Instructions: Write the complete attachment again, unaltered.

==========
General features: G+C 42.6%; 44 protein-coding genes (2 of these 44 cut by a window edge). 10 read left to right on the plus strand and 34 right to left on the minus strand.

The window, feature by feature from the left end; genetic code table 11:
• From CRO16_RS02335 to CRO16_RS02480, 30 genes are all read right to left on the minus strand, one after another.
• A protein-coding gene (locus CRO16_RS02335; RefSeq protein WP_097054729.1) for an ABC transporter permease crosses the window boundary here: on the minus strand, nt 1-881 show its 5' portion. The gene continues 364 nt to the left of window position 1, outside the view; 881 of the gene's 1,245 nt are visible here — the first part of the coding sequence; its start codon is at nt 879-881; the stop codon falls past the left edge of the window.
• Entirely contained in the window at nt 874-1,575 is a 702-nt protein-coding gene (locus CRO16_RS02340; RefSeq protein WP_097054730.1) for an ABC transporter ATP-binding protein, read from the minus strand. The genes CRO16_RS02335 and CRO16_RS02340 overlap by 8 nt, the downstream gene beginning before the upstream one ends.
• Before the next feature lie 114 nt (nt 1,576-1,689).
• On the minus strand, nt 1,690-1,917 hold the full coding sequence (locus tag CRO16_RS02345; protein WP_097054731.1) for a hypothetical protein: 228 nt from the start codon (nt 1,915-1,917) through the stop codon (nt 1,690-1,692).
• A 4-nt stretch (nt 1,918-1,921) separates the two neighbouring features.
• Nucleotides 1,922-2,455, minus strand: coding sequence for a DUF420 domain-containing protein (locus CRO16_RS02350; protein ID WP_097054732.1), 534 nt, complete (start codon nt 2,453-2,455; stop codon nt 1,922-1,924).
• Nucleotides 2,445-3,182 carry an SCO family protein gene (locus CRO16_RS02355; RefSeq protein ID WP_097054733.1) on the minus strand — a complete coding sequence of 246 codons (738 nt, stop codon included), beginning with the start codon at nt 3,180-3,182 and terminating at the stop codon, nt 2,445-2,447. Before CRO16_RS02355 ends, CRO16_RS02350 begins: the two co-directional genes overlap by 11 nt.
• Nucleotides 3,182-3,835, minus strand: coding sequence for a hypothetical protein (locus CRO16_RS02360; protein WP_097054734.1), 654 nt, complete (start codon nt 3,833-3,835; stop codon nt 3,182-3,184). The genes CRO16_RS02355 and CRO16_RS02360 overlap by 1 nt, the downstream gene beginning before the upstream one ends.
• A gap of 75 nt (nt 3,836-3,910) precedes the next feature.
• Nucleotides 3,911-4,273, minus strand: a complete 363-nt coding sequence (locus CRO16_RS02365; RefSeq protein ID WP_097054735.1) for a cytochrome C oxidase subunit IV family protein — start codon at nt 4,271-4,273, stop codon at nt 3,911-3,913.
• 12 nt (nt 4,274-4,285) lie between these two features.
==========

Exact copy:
General features: G+C 42.6%; 44 protein-coding genes (2 of these 44 cut by a window edge). 10 read left to right on the plus strand and 34 right to left on the minus strand.

The window, feature by feature from the left end; genetic code table 11:
• From CRO16_RS02335 to CRO16_RS02480, 30 genes are all read right to left on the minus strand, one after another.
• A protein-coding gene (locus CRO16_RS02335; RefSeq protein WP_097054729.1) for an ABC transporter permease crosses the window boundary here: on the minus strand, nt 1-881 show its 5' portion. The gene continues 364 nt to the left of window position 1, outside the view; 881 of the gene's 1,245 nt are visible here — the first part of the coding sequence; its start codon is at nt 879-881; the stop codon falls past the left edge of the window.
• Entirely contained in the window at nt 874-1,575 is a 702-nt protein-coding gene (locus CRO16_RS02340; RefSeq protein WP_097054730.1) for an ABC transporter ATP-binding protein, read from the minus strand. The genes CRO16_RS02335 and CRO16_RS02340 overlap by 8 nt, the downstream gene beginning before the upstream one ends.
• Before the next feature lie 114 nt (nt 1,576-1,689).
• On the minus strand, nt 1,690-1,917 hold the full coding sequence (locus tag CRO16_RS02345; protein WP_097054731.1) for a hypothetical protein: 228 nt from the start codon (nt 1,915-1,917) through the stop codon (nt 1,690-1,692).
• A 4-nt stretch (nt 1,918-1,921) separates the two neighbouring features.
• Nucleotides 1,922-2,455, minus strand: coding sequence for a DUF420 domain-containing protein (locus CRO16_RS02350; protein ID WP_097054732.1), 534 nt, complete (start codon nt 2,453-2,455; stop codon nt 1,922-1,924).
• Nucleotides 2,445-3,182 carry an SCO family protein gene (locus CRO16_RS02355; RefSeq protein ID WP_097054733.1) on the minus strand — a complete coding sequence of 246 codons (738 nt, stop codon included), beginning with the start codon at nt 3,180-3,182 and terminating at the stop codon, nt 2,445-2,447. Before CRO16_RS02355 ends, CRO16_RS02350 begins: the two co-directional genes overlap by 11 nt.
• Nucleotides 3,182-3,835, minus strand: coding sequence for a hypothetical protein (locus CRO16_RS02360; protein WP_097054734.1), 654 nt, complete (start codon nt 3,833-3,835; stop codon nt 3,182-3,184). The genes CRO16_RS02355 and CRO16_RS02360 overlap by 1 nt, the downstream gene beginning before the upstream one ends.
• A gap of 75 nt (nt 3,836-3,910) precedes the next feature.
• Nucleotides 3,911-4,273, minus strand: a complete 363-nt coding sequence (locus CRO16_RS02365; RefSeq protein ID WP_097054735.1) for a cytochrome C oxidase subunit IV family protein — start codon at nt 4,271-4,273, stop codon at nt 3,911-3,913.
• 12 nt (nt 4,274-4,285) lie between these two features.